Government ministers are said to be reconsidering their decision to drop compulsory language lessons for England's GCSE students.
Policy has been to put more emphasis on languages in primary schools
Modern foreign language study at Key Stage 4 - 14 to 16-year-olds - was made optional two years ago.
Since then the numbers of pupils taking qualifications in French and German, in particular, have plummeted.
Education Secretary Alan Johnson said ministers were "wondering" whether they had done the right thing.
He was answering questions following a speech in London on Wednesday at the Social Market Foundation think-tank.
He reportedly said of the decision: "We're just having another rethink about that."
Last December the then Schools Minister, Jacqui Smith, announced that schools would have targets of ensuring that at least half their pupils studied a foreign language until they were 16.
The decline in languages featured prominently in reporting of year's GCSE results, published last month.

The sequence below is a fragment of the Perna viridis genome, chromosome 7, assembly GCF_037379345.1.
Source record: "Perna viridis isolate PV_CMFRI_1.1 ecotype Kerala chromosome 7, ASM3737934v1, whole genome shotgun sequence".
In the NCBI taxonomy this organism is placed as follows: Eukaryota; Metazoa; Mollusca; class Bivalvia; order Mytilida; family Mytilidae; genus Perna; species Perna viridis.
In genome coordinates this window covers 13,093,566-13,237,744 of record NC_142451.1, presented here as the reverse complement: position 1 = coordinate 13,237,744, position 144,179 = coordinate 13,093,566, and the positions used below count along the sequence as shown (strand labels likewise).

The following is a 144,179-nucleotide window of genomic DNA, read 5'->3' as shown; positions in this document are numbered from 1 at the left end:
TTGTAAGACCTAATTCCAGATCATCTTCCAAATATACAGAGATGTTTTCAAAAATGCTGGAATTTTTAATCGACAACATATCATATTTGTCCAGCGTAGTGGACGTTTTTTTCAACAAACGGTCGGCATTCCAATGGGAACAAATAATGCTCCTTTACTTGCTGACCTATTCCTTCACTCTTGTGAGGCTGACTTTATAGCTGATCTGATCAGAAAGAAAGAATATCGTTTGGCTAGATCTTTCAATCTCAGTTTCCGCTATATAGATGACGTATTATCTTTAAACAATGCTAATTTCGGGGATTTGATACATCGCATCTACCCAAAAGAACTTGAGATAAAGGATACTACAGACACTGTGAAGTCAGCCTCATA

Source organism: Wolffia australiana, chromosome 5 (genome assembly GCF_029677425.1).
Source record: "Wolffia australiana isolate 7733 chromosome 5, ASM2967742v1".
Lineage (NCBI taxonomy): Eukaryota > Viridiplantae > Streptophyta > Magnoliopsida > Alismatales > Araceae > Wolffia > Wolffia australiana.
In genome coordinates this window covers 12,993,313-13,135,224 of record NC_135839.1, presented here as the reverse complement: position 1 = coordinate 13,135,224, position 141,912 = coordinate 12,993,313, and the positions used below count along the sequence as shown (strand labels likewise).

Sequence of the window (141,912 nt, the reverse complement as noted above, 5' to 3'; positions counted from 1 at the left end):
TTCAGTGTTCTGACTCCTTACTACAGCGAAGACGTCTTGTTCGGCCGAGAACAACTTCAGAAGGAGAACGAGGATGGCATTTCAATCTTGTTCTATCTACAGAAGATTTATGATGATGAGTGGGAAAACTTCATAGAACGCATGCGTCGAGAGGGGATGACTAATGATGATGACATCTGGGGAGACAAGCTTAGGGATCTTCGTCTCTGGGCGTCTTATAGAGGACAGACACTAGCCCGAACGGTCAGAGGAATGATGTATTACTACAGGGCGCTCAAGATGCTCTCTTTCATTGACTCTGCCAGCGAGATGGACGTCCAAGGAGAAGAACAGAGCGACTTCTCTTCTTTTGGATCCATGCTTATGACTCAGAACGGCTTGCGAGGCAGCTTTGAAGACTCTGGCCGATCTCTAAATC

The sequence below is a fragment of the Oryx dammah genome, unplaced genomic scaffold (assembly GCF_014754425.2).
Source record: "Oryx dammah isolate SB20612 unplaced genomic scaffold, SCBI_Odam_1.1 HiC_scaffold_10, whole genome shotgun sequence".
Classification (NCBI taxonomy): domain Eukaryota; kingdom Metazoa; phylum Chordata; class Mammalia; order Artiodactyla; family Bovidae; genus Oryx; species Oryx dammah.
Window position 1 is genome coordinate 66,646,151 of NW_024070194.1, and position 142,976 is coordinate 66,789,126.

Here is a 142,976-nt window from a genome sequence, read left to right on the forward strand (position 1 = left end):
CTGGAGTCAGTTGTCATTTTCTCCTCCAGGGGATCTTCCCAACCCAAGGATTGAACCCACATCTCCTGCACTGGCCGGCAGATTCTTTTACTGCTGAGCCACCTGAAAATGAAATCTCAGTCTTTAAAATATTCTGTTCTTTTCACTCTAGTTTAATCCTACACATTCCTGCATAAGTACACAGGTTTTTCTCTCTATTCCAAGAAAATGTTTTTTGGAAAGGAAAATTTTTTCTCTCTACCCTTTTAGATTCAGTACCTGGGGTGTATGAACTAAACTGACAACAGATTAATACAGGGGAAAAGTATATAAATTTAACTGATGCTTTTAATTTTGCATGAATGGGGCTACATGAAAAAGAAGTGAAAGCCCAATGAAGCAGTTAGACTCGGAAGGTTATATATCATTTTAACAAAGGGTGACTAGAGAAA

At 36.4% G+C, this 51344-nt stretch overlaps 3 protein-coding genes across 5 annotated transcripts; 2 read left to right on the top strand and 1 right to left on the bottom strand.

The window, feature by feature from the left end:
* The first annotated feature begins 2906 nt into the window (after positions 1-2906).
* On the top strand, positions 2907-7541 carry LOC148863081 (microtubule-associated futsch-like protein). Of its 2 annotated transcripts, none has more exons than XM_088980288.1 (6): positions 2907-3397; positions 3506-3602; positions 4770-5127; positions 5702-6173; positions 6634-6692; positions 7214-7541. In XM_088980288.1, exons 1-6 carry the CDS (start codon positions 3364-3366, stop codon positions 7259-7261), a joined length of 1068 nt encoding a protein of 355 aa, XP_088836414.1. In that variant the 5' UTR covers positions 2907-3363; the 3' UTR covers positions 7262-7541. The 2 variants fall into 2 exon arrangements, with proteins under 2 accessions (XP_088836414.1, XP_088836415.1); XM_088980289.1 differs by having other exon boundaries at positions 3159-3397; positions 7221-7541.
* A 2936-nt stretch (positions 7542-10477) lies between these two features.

Entries in German were down by 14.2% while French declined by 13.2%.
John Dunford of the Association of School and College Leaders said the subjects were in "freefall".
The National Centre for Languages welcomed the apparent change of heart.
And shadow schools minister Nick Gibb said: "This is a very pleasing development, for which we have called for some time. It was clearly a huge mistake to end the compulsion to study a foreign language from the age of 14."
If the government decided to reintroduce the requirement to study a modern foreign language it would have full Opposition support, he said.
"It is just a great pity that the decision was taken in the first place with all the damage it has done to over 100,000 young people and to the language departments of hundreds of secondary schools."